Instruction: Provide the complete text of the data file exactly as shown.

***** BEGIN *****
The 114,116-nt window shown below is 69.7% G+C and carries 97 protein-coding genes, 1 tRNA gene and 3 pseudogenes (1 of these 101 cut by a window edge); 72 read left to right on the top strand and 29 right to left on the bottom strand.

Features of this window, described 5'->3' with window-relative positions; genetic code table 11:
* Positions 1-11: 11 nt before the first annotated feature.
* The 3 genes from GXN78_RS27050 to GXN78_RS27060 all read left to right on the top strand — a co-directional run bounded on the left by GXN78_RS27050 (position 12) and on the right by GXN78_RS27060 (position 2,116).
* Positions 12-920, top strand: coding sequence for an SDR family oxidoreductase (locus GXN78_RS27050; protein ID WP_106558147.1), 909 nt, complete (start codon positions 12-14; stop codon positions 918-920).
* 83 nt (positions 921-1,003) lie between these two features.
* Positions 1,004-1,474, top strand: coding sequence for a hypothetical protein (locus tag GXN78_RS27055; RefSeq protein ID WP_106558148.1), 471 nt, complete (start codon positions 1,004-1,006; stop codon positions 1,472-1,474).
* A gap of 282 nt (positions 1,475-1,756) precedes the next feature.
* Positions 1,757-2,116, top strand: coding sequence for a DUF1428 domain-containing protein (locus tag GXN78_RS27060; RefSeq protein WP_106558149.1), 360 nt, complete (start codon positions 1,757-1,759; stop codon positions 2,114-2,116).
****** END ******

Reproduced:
The 114,116-nt window shown below is 69.7% G+C and carries 97 protein-coding genes, 1 tRNA gene and 3 pseudogenes (1 of these 101 cut by a window edge); 72 read left to right on the top strand and 29 right to left on the bottom strand.

Features of this window, described 5'->3' with window-relative positions; genetic code table 11:
* Positions 1-11: 11 nt before the first annotated feature.
* The 3 genes from GXN78_RS27050 to GXN78_RS27060 all read left to right on the top strand — a co-directional run bounded on the left by GXN78_RS27050 (position 12) and on the right by GXN78_RS27060 (position 2,116).
* Positions 12-920, top strand: coding sequence for an SDR family oxidoreductase (locus GXN78_RS27050; protein ID WP_106558147.1), 909 nt, complete (start codon positions 12-14; stop codon positions 918-920).
* 83 nt (positions 921-1,003) lie between these two features.
* Positions 1,004-1,474, top strand: coding sequence for a hypothetical protein (locus tag GXN78_RS27055; RefSeq protein ID WP_106558148.1), 471 nt, complete (start codon positions 1,004-1,006; stop codon positions 1,472-1,474).
* A gap of 282 nt (positions 1,475-1,756) precedes the next feature.
* Positions 1,757-2,116, top strand: coding sequence for a DUF1428 domain-containing protein (locus tag GXN78_RS27060; RefSeq protein WP_106558149.1), 360 nt, complete (start codon positions 1,757-1,759; stop codon positions 2,114-2,116).